It’s the end of a long and upsetting week globally, so let’s pause from that for a moment—not to ignore it, but just to take a pause—and focus on some things here in Seattle. That extremely close city council race is STILL GOING over in West Seattle. Last week we talked to candidate Lisa Herbold, who at the time was behind by just a few votes. This week we talk to candidate Shannon Braddock who’s now behind by just a few votes and is getting ready to start "chasing ballots." After that I talk to Stranger art critic Jen Graves, who has big news about that iconic installation of spiraling cars at the downtown Seattle Art Museum. (Spoiler: it’s going to be disappearing soon, and Jen’s thrilled.) And after that, Stranger food writer Angela Garbes will be back on the show to talk about easy Thanksgiving recipes and coping strategies. Plus, as always, the music of the amazing Ahamefule J. Oluo!
This week’s show begins with a brief check-in with Lisa Herbold, one of two candidates in a verrrry close Seattle City Council race that’s still going strong ten days after the election. Herbold currently trails opponent Shannon Braddock (who couldn’t come on the show) by just six votes. After that, University of Washington geomorphologist David Montgomery and biologist Anne Bikle are on to talk about an invisible cycle of “eating, dying, and pooping” that is much older than humanity and much more important to the survival of humanity that most people realize. This invisible cycle is fueled by microbes, and Montgomery and Bikle have just published a book that explores a hidden world of microbes that extends from the soil that grows our plants to the soil that lines our colons. It’s called “The Hidden Half of Nature.” Then Ijeoma Oluo comes back on the show to talk about her refusal to review the movie Suffragette in The Stranger, and the huge online response her refusal has generated. Plus, as always, the music of the amazing Ahamefule J. Oluo!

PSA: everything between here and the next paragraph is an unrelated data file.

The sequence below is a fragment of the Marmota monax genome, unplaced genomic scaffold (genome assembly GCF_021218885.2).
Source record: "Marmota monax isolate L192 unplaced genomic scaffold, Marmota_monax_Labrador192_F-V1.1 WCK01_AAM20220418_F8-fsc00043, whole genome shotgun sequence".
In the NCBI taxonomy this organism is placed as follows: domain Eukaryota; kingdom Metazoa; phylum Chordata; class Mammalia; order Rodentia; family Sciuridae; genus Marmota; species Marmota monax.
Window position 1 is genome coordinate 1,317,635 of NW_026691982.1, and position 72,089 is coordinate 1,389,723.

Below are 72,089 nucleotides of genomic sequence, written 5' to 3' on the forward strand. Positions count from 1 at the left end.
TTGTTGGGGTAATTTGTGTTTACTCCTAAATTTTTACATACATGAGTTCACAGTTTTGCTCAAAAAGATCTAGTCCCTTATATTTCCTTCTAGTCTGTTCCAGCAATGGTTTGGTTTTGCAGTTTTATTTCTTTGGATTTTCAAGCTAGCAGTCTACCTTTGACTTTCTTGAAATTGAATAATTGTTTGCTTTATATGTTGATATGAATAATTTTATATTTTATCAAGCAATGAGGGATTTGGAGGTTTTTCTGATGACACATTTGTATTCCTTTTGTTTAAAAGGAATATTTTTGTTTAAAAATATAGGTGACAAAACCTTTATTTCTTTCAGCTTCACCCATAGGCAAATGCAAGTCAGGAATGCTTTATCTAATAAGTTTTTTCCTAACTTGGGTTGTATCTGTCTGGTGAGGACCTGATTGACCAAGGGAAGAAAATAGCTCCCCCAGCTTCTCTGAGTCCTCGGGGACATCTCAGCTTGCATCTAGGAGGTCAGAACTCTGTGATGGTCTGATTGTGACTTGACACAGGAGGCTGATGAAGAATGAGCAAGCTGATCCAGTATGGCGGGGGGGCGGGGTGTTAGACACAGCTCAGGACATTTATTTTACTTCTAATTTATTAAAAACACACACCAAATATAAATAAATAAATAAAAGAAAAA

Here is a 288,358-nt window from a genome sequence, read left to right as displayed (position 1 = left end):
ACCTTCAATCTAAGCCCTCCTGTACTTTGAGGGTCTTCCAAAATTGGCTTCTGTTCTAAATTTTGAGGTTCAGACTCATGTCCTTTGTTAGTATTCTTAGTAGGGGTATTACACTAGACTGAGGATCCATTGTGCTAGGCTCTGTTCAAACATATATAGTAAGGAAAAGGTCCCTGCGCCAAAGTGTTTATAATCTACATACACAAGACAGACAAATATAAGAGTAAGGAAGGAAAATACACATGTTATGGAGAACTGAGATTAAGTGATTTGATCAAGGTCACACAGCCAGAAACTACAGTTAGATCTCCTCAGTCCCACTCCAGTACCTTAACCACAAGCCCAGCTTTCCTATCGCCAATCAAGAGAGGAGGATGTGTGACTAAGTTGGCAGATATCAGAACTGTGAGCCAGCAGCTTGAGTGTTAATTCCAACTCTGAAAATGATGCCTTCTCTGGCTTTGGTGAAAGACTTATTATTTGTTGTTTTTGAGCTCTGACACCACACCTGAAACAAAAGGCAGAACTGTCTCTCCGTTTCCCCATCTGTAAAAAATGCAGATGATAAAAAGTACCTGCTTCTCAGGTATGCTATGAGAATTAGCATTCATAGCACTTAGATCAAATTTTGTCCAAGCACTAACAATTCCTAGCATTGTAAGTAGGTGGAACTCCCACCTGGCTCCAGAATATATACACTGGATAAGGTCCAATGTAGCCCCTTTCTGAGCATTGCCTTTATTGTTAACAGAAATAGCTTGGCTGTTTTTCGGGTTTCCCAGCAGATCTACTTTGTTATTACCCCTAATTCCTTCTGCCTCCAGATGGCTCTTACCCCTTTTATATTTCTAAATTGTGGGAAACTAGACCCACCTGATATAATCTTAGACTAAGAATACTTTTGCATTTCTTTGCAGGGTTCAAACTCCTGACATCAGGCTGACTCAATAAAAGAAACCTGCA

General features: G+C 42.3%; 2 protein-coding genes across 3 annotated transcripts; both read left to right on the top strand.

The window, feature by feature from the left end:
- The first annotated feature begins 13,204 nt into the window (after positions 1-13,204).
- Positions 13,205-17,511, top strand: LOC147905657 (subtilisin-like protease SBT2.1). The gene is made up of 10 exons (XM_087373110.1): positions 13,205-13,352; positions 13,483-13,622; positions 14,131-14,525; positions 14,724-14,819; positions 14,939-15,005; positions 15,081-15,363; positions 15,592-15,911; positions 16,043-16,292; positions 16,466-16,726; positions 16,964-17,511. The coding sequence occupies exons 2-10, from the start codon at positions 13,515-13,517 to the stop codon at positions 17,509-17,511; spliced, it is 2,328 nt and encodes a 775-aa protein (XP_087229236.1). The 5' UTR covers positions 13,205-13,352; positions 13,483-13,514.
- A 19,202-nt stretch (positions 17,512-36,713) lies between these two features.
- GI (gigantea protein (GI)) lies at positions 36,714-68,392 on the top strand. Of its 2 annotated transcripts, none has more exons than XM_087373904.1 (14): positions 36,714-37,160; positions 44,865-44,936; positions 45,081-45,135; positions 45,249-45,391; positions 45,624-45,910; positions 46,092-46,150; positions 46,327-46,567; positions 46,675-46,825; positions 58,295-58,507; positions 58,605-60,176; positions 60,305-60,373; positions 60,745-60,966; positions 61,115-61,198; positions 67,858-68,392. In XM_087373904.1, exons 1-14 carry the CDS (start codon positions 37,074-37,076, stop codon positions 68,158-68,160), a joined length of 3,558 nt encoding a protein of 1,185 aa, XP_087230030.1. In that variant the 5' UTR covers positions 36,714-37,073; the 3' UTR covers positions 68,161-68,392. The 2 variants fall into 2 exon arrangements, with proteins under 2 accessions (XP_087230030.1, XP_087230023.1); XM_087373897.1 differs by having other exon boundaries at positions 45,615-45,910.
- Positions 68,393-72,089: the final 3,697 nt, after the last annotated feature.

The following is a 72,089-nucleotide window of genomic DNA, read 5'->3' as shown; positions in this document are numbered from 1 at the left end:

We had a big local election this week—plus statewide votes on some important issues—so we brought in four people to tell us what the results say about our political future. First up: Seattle City Council Member Kshama Sawant, who appears to have won her race in Seattle’s 3rd District against challenger Pamela Banks. Sawant tells us why it’s a kind of “revolution” to have a socialist elected to another term in this city. Then we hear from three political consultants: Christian Sinderman, the guy behind many of the “establishment” candidates who appear to have won; John Wyble, the guy behind many of this year’s “insurgent” challengers; and Sandeep Kaushik, who has some feelings about the “Move Seattle” and “Honest Elections” measures, and who also claims he can win ANY vote if you give him $1.4 million, a crayon, and photocopy of his own ass. Plus, as always, the music of the amazing Ahamefule J. Oluo!